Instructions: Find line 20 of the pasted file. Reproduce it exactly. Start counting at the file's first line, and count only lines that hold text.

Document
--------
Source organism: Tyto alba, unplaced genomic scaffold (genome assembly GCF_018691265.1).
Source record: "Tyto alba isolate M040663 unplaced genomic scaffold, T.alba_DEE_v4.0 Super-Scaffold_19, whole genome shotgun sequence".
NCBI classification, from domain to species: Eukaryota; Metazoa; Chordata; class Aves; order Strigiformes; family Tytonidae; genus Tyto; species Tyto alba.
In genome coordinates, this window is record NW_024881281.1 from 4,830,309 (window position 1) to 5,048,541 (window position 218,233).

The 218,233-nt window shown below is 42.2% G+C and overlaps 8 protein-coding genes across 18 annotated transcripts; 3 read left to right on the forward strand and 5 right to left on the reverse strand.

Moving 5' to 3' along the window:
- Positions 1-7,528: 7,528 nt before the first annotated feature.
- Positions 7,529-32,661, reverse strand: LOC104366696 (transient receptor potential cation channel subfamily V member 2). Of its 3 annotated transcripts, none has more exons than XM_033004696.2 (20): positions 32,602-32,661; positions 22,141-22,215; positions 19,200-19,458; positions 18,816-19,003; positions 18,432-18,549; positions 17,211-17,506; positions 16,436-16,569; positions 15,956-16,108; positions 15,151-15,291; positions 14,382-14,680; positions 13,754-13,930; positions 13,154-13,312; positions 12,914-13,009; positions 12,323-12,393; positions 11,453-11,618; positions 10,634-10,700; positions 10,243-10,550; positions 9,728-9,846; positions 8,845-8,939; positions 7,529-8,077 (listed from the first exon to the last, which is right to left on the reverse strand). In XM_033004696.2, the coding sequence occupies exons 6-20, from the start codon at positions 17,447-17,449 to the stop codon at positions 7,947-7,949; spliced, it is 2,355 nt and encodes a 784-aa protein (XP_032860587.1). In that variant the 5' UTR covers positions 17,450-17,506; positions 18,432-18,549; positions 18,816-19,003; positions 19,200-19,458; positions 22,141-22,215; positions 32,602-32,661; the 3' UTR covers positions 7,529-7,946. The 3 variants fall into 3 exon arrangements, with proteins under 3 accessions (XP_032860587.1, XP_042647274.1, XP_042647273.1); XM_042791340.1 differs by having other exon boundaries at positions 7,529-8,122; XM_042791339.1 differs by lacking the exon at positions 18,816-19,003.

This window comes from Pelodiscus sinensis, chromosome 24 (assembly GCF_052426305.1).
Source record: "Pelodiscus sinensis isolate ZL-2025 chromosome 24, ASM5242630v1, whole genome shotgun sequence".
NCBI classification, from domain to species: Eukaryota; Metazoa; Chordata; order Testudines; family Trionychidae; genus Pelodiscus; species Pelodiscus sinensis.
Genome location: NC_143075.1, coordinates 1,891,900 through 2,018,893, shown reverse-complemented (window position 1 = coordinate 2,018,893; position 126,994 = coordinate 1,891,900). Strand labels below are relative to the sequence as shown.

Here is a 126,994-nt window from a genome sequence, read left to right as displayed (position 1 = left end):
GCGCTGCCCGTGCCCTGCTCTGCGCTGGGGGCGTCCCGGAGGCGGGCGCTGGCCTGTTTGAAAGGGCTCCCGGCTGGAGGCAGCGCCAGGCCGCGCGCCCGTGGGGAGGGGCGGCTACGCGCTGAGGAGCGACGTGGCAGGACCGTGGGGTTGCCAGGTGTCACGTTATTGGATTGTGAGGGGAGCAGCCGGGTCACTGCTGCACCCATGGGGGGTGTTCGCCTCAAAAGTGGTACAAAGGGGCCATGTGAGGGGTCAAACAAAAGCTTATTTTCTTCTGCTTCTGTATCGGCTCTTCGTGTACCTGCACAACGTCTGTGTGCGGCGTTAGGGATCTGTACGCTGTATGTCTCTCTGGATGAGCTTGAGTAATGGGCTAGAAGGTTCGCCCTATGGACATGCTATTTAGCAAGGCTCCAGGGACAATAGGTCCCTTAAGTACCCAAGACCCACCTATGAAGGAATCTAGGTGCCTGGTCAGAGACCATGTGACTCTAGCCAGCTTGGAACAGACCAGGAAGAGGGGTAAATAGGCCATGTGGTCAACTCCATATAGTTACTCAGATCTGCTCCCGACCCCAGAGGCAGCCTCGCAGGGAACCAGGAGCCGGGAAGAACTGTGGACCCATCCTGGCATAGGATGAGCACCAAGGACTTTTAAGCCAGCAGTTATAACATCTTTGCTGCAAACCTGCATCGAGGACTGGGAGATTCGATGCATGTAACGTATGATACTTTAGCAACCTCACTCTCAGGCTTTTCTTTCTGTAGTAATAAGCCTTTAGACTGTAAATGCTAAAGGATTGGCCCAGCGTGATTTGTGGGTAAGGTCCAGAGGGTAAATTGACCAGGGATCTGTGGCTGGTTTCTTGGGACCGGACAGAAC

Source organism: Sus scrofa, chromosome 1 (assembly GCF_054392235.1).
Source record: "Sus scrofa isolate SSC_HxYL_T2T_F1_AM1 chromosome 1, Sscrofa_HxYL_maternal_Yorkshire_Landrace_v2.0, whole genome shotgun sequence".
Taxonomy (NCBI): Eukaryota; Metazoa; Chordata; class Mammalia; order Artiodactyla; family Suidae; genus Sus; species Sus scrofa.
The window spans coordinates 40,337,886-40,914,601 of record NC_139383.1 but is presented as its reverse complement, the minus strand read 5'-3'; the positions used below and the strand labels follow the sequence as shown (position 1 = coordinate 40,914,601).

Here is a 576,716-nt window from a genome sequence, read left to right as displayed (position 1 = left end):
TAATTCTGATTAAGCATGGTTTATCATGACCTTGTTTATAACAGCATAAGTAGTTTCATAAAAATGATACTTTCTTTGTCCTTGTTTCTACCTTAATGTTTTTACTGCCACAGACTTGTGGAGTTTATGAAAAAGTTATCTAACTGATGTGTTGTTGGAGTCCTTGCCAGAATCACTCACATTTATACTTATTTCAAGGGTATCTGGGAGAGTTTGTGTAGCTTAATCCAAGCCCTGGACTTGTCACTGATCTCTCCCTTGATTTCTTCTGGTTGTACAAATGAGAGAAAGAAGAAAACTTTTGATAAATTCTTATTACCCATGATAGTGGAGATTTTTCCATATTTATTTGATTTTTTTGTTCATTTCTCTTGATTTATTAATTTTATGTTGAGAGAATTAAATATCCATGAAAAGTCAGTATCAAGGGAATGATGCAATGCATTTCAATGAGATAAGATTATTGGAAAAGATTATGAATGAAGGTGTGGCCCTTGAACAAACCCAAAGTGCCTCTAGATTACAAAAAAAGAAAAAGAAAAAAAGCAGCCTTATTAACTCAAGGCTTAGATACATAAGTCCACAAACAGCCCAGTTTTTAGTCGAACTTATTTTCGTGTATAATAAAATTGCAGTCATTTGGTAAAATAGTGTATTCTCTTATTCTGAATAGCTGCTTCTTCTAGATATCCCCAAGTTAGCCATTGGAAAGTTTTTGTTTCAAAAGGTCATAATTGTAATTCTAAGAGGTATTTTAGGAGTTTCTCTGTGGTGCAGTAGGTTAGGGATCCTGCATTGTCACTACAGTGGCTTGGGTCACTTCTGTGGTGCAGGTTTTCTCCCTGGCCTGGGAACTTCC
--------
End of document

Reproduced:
TAATTCTGATTAAGCATGGTTTATCATGACCTTGTTTATAACAGCATAAGTAGTTTCATAAAAATGATACTTTCTTTGTCCTTGTTTCTACCTTAATGTTTTTACTGCCACAGACTTGTGGAGTTTATGAAAAAGTTATCTAACTGATGTGTTGTTGGAGTCCTTGCCAGAATCACTCACATTTATACTTATTTCAAGGGTATCTGGGAGAGTTTGTGTAGCTTAATCCAAGCCCTGGACTTGTCACTGATCTCTCCCTTGATTTCTTCTGGTTGTACAAATGAGAGAAAGAAGAAAACTTTTGATAAATTCTTATTACCCATGATAGTGGAGATTTTTCCATATTTATTTGATTTTTTTGTTCATTTCTCTTGATTTATTAATTTTATGTTGAGAGAATTAAATATCCATGAAAAGTCAGTATCAAGGGAATGATGCAATGCATTTCAATGAGATAAGATTATTGGAAAAGATTATGAATGAAGGTGTGGCCCTTGAACAAACCCAAAGTGCCTCTAGATTACAAAAAAAGAAAAAGAAAAAAAGCAGCCTTATTAACTCAAGGCTTAGATACATAAGTCCACAAACAGCCCAGTTTTTAGTCGAACTTATTTTCGTGTATAATAAAATTGCAGTCATTTGGTAAAATAGTGTATTCTCTTATTCTGAATAGCTGCTTCTTCTAGATATCCCCAAGTTAGCCATTGGAAAGTTTTTGTTTCAAAAGGTCATAATTGTAATTCTAAGAGGTATTTTAGGAGTTTCTCTGTGGTGCAGTAGGTTAGGGATCCTGCATTGTCACTACAGTGGCTTGGGTCACTTCTGTGGTGCAGGTTTTCTCCCTGGCCTGGGAACTTCC